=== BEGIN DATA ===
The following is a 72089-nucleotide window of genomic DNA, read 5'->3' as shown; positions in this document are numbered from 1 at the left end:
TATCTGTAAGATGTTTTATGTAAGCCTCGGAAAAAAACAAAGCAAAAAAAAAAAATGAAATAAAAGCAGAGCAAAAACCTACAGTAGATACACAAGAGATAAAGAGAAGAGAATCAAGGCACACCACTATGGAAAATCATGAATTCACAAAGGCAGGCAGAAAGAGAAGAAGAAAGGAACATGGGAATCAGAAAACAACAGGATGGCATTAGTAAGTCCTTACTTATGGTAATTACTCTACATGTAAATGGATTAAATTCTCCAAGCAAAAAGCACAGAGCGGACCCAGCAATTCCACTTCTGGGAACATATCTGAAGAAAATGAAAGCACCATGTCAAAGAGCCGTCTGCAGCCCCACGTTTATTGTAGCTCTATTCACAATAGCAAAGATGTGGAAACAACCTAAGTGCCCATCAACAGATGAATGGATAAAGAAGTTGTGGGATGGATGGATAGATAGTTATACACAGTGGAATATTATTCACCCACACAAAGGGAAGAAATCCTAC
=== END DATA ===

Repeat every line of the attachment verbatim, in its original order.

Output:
The following is a 72089-nucleotide window of genomic DNA, read 5'->3' as shown; positions in this document are numbered from 1 at the left end:
TATCTGTAAGATGTTTTATGTAAGCCTCGGAAAAAAACAAAGCAAAAAAAAAAAATGAAATAAAAGCAGAGCAAAAACCTACAGTAGATACACAAGAGATAAAGAGAAGAGAATCAAGGCACACCACTATGGAAAATCATGAATTCACAAAGGCAGGCAGAAAGAGAAGAAGAAAGGAACATGGGAATCAGAAAACAACAGGATGGCATTAGTAAGTCCTTACTTATGGTAATTACTCTACATGTAAATGGATTAAATTCTCCAAGCAAAAAGCACAGAGCGGACCCAGCAATTCCACTTCTGGGAACATATCTGAAGAAAATGAAAGCACCATGTCAAAGAGCCGTCTGCAGCCCCACGTTTATTGTAGCTCTATTCACAATAGCAAAGATGTGGAAACAACCTAAGTGCCCATCAACAGATGAATGGATAAAGAAGTTGTGGGATGGATGGATAGATAGTTATACACAGTGGAATATTATTCACCCACACAAAGGGAAGAAATCCTAC